I couldn’t care less whether in 2006 Donald Trump had a sexual affair with pornographic film actress Stephanie Clifford — known professionally as Stormy Daniels — only months after his wife, Melania, gave birth to their son, Barron.
Trump’s personal lawyer Michael D. Cohen says Trump has denied the affair. But even if it did occur, the relationship would have taken place years before the 2016 presidential election. Thus, it is a private matter between citizen Donald Trump and his wife and none of my business.
I do care, however, if within one month of the presidential election, Republican candidate Trump’s personal lawyer Michael D. Cohen paid hush money to Clifford/Daniels to keep the affair secret. True, the porn star is not, at least to the best of my knowledge, a public official. She has no public or legal duties to discharge. A payment of hush money to her, therefore, is unlikely to be illegal.
But campaign finance laws are there to ensure the integrity of our elections and the democratic process. And I do care about those things very much. I have written reams about end runs around our election laws, primarily here in our nation’s capital. I care just as much about those provisions at the federal level.
Hush-money negotiations and payments to Clifford, as described in the Wall Street Journal and other publications, ought to draw the attention — and anger — of anyone concerned about the conduct of candidates in the 2016 presidential campaign.
The allegations are detailed in a complaint that watchdog Common Cause filed with the Justice Department and the Federal Election Commission. Essentially, they boil down to this: In October 2016, a few weeks before voters went to the polls, Trump’s personal lawyer Cohen arranged the payment of $130,000 to Clifford to not speak about any alleged encounter she had with Trump. That payment, Common Cause alleges, was an unreported in-kind contribution to the Trump campaign because it was “paid for the purpose of influencing the 2016 presidential general election”; and, if so, it was required to be publicly reported. Furthermore, if the source of the $130,000 was the Trump Organization — which Cohen has denied — the money would represent an impermissible corporate contribution.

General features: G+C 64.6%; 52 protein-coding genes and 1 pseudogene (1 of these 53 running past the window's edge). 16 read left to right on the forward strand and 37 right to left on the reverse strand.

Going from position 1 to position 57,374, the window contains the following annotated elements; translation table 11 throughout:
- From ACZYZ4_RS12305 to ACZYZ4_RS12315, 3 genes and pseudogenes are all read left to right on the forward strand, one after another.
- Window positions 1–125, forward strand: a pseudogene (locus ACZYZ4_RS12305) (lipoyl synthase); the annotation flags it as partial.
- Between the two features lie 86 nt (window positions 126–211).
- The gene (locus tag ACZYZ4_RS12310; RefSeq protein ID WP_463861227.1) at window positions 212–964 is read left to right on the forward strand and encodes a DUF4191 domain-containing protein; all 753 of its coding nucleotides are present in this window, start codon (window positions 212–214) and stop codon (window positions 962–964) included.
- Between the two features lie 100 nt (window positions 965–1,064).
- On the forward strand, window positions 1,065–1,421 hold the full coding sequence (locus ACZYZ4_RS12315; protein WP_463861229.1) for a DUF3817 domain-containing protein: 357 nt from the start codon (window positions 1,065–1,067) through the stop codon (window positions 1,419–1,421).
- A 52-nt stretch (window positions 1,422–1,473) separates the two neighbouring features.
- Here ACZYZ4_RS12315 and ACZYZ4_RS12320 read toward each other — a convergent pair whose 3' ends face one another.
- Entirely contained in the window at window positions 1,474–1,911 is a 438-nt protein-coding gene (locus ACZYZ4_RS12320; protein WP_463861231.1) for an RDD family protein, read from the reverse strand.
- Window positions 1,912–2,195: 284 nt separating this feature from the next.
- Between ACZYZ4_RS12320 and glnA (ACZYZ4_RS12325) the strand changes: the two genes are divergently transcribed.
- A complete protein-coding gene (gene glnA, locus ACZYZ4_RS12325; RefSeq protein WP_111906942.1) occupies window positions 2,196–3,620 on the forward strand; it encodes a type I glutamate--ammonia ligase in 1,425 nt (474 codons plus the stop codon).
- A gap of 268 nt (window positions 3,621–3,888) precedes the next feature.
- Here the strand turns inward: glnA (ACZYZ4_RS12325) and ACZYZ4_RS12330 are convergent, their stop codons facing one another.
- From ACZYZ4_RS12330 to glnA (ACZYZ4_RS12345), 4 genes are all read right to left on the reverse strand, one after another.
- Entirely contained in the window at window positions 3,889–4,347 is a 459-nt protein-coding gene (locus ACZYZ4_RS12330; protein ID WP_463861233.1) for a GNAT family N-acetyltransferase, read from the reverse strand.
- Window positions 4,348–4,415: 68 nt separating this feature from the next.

Lawyers will argue about whether the payment has any legal implication for the Trump presidency — did he know about, was he the source of, or did he direct the payment to Clifford? The Common Cause complaint is designed to get at those questions.
But there is more to this than the potential trespassing of campaign finance rules. It is about the possibility that the candidate who was elected president of the United States paid or ordered to be paid money to someone to conceal something he privately did — payoff money to keep information about him secret from the voters.
Trump’s alleged stifling of information about his behavior is profoundly relevant to the broad issues raised by special counsel Robert S. Mueller III’s investigation into interference in the 2016 election.
We have been learning a lot about the 45th president of the United States and undoubtedly will be learning more in the coming weeks and months. Things he doesn’t want us to know about him, facts, pesky and shameful facts he doesn’t want to come out about how he landed where he is and with whose help, either foreign or domestic.
And unlike what may or may not have happened with Stormy Daniels, what has already emerged and may yet be disclosed about Trump’s campaign through the special counsel’s investigation will be very much in the public interest and is clearly the American people’s business.
And I care very much about that.
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